Corporate IT managers and vendors are badly underestimating the future demand for mobility devices and services in the enterprise arena, overlooking a new emerging class of mobile workers that rely on smart phones. Underestimating these new mobile users could have a significant impact on device manufacturers, application vendors, middleware providers and network operators aiming to capture a share of the mobile market.
Dubbed as mobile “wannabes” by Forrester Research, this new class of workers represents just 6 percent of the present work force, but Forrester estimates that they will grow to 25 percent of workers within the next four years. In fact, Forrester estimates 73 percent of the work force will be considered some sort of mobile worker by 2012.
“Mobility, as we know it today, is about to be eclipsed by demand from all types of workers who want to use their personal mobile devices to access corporate applications,” writes analyst Michele Pelino in a new Forrester report.
Pelino says today’s IT managers too narrowly define mobile workers as on-the-road executives or managers, telecommuters or field service employees. They currently represent approximately 20 percent of the work force.
“Many mobile information workers often bring their personal devices into the workplace and generally pay for these devices on their own,” states the report. “In addition, these individuals expect to receive support for their mobility requirements from the corporate IT team.”
While these employees purchase their own devices, Forrester surveys show nearly a third of smart phone users expense all or some of their monthly bills for wireless voice services to their employers, while 40 percent expense the cost of their wireless data access to their company.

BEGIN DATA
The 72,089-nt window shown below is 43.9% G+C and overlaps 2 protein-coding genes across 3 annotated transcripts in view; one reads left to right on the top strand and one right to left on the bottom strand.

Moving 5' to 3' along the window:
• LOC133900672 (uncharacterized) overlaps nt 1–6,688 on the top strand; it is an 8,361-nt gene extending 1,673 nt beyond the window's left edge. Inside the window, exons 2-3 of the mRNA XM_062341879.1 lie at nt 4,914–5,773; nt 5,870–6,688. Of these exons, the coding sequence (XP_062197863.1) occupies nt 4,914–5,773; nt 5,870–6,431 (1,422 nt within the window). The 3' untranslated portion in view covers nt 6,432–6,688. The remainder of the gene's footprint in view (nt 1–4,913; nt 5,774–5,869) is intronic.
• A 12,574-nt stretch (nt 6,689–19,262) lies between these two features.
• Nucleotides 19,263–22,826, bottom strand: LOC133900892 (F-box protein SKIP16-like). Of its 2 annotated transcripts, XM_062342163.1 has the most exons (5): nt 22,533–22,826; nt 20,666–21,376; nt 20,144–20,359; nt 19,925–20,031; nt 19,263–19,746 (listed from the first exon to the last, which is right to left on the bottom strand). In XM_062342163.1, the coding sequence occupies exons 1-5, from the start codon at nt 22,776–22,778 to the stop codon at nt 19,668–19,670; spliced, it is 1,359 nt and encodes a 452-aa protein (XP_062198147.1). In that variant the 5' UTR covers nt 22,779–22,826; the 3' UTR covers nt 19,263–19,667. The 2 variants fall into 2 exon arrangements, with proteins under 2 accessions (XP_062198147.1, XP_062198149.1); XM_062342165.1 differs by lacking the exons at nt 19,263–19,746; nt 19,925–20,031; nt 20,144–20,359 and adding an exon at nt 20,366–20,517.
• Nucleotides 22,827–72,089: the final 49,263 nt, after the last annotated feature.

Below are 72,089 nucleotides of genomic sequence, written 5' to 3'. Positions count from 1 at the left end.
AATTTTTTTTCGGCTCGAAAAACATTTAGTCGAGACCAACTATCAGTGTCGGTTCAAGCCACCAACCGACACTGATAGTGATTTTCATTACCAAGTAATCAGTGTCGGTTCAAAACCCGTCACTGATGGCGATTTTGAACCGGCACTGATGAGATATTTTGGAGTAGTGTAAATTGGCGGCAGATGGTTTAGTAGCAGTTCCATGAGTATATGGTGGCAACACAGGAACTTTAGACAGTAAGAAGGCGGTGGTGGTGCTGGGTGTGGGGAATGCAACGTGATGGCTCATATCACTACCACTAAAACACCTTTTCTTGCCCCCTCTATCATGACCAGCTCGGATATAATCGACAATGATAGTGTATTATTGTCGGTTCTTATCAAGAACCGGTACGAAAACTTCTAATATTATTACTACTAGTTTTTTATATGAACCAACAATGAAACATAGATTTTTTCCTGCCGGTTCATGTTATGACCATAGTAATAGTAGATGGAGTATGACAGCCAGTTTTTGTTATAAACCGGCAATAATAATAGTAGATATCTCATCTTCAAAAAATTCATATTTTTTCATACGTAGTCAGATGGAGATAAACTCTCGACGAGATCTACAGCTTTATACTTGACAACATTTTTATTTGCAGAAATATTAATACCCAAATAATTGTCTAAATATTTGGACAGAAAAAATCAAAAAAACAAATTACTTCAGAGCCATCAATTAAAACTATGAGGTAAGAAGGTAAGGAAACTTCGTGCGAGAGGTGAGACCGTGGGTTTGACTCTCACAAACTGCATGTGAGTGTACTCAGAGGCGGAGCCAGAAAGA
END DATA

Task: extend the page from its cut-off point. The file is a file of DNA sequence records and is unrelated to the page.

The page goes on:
Enter the Millennials
According to Forrester, mobile wannabes include executive assistants, human resource workers and finance department employees who are generally at their desks most of the day but use smart phones to access e-mail and other corporate applications while commuting to work or while away from their desks. Adding to these workers are Millennials, workers younger than 30 years of age who have come to expect mobile support.
“These Millennials are technology natives who enter the work force with the expectation that companies will support their mobile application needs whether they are formally classified as mobile workers or not,” writes Pelino.
This dramatic growth of mobile workers, whatever the definition, over the next few years presents opportunities for vendors, device makers, application developers and network operators alike.
Since most of this growing class purchase their own devices, Pelino says network operators should market their services to appeal to both consumers and mobile workers. Mobile network operators, for instance, should offer pricing plans with a variety of price points for mobile and data service plans.
“These service plans enable mobile worker wannabes who get mobile and/or data plans reimbursed by the company to select a plan that fits their usage profile and corporate reimbursement requirements,” the report states. “Wannabes without a corporate reimbursement plan can use lower price point service options.”
Device makers, the report contends, must consider dual usage needs during the device development process as it has “implications for battery life, keyboard requirements, device size and form factors.”
Finally, enterprise application and software vendors should make mobile-friendly models.
“We believe that corporate IT departments are going to provide only minimal support to mobile wannabes because these individuals are not the high-priority mobile users in the organization,” the report states. “As a result, application developers must design user-friendly, easy-to-use applications for wannabes and prepare to provide additional customer service and support for these application users.”